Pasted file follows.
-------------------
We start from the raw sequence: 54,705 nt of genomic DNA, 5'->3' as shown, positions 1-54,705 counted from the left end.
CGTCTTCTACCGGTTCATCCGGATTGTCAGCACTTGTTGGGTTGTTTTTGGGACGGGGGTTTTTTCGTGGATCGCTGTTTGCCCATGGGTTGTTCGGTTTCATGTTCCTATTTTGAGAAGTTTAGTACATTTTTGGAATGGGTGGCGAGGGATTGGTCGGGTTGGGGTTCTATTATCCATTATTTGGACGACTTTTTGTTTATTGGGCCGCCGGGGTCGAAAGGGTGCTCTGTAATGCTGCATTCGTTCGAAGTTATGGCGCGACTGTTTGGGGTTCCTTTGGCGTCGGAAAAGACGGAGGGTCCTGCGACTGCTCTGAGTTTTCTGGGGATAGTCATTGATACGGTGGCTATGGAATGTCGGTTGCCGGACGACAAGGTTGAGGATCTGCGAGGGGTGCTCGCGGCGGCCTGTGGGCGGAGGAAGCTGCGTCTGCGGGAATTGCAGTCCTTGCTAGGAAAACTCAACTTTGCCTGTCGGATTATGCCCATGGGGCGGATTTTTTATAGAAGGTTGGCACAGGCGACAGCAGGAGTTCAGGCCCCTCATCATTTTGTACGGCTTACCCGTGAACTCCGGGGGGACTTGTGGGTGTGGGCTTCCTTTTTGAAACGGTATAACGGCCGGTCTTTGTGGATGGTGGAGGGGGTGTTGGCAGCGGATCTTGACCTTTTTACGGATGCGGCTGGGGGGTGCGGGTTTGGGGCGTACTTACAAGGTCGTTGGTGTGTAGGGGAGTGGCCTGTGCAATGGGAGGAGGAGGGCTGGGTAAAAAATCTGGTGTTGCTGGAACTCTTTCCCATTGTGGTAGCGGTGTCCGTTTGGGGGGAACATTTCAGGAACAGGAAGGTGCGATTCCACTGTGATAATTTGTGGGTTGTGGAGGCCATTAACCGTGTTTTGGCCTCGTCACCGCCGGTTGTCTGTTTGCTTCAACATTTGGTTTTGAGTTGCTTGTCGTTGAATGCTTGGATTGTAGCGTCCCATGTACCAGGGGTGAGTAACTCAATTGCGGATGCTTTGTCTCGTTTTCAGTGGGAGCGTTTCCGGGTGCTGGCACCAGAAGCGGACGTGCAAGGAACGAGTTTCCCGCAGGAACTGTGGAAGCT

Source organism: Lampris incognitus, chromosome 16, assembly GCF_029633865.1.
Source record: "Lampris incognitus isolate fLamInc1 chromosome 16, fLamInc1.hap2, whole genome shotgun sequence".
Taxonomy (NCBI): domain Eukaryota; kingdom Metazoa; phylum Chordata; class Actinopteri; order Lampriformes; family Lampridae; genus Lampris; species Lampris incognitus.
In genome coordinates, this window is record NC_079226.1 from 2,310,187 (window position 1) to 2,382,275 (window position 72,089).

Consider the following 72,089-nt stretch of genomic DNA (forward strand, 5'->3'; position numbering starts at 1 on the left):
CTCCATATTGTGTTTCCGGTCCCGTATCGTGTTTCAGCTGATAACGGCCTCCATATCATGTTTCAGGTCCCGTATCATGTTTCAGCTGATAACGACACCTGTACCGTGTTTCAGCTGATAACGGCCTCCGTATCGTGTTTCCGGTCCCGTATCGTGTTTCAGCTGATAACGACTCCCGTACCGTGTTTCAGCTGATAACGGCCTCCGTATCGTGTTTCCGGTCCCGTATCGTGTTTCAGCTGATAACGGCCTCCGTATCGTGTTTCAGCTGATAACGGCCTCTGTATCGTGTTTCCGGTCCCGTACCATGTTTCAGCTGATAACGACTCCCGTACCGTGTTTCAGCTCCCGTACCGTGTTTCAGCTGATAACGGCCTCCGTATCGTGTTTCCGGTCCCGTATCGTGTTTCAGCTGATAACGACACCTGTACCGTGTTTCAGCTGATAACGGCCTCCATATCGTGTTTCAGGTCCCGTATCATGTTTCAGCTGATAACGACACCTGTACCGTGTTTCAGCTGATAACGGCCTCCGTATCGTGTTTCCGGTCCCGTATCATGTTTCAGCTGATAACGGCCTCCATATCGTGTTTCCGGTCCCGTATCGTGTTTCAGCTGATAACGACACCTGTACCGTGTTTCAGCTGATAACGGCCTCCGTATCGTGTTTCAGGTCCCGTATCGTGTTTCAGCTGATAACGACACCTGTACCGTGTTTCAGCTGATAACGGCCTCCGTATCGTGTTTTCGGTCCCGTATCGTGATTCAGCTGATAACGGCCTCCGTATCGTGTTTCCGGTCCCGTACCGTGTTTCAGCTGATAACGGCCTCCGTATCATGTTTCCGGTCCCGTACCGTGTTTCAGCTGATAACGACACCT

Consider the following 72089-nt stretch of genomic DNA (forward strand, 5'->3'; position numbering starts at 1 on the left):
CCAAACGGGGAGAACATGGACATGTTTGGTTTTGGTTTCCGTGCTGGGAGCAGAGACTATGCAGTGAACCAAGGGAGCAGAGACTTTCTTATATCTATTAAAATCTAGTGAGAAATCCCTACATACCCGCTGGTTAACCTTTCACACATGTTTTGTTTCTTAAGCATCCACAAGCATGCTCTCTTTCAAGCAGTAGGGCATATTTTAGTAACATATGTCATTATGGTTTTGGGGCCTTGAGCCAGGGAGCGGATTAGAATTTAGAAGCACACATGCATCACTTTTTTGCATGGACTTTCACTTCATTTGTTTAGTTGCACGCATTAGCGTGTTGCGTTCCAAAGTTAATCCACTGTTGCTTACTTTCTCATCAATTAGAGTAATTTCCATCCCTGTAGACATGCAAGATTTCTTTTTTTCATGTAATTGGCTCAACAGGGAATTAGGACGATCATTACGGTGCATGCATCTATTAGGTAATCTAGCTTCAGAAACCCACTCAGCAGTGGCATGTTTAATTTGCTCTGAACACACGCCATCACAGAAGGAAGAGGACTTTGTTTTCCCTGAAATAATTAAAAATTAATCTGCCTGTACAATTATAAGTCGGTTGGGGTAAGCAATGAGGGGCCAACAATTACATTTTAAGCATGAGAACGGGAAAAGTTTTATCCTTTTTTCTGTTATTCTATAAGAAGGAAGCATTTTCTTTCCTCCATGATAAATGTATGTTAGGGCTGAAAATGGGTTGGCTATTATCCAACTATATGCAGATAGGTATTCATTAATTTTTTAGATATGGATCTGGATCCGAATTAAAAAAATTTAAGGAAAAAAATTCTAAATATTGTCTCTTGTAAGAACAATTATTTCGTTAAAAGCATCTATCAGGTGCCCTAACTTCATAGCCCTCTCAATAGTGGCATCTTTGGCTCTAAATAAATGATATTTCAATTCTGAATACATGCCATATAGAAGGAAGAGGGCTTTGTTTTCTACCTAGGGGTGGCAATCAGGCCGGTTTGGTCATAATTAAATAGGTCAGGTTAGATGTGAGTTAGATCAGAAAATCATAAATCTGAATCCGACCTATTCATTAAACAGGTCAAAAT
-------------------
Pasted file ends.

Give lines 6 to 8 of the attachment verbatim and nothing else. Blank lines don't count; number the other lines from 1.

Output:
In genome coordinates, this window is record NC_079226.1 from 2,310,187 (window position 1) to 2,382,275 (window position 72,089).

Consider the following 72,089-nt stretch of genomic DNA (forward strand, 5'->3'; position numbering starts at 1 on the left):
CTCCATATTGTGTTTCCGGTCCCGTATCGTGTTTCAGCTGATAACGGCCTCCATATCATGTTTCAGGTCCCGTATCATGTTTCAGCTGATAACGACACCTGTACCGTGTTTCAGCTGATAACGGCCTCCGTATCGTGTTTCCGGTCCCGTATCGTGTTTCAGCTGATAACGACTCCCGTACCGTGTTTCAGCTGATAACGGCCTCCGTATCGTGTTTCCGGTCCCGTATCGTGTTTCAGCTGATAACGGCCTCCGTATCGTGTTTCAGCTGATAACGGCCTCTGTATCGTGTTTCCGGTCCCGTACCATGTTTCAGCTGATAACGACTCCCGTACCGTGTTTCAGCTCCCGTACCGTGTTTCAGCTGATAACGGCCTCCGTATCGTGTTTCCGGTCCCGTATCGTGTTTCAGCTGATAACGACACCTGTACCGTGTTTCAGCTGATAACGGCCTCCATATCGTGTTTCAGGTCCCGTATCATGTTTCAGCTGATAACGACACCTGTACCGTGTTTCAGCTGATAACGGCCTCCGTATCGTGTTTCCGGTCCCGTATCATGTTTCAGCTGATAACGGCCTCCATATCGTGTTTCCGGTCCCGTATCGTGTTTCAGCTGATAACGACACCTGTACCGTGTTTCAGCTGATAACGGCCTCCGTATCGTGTTTCAGGTCCCGTATCGTGTTTCAGCTGATAACGACACCTGTACCGTGTTTCAGCTGATAACGGCCTCCGTATCGTGTTTTCGGTCCCGTATCGTGATTCAGCTGATAACGGCCTCCGTATCGTGTTTCCGGTCCCGTACCGTGTTTCAGCTGATAACGGCCTCCGTATCATGTTTCCGGTCCCGTACCGTGTTTCAGCTGATAACGACACCT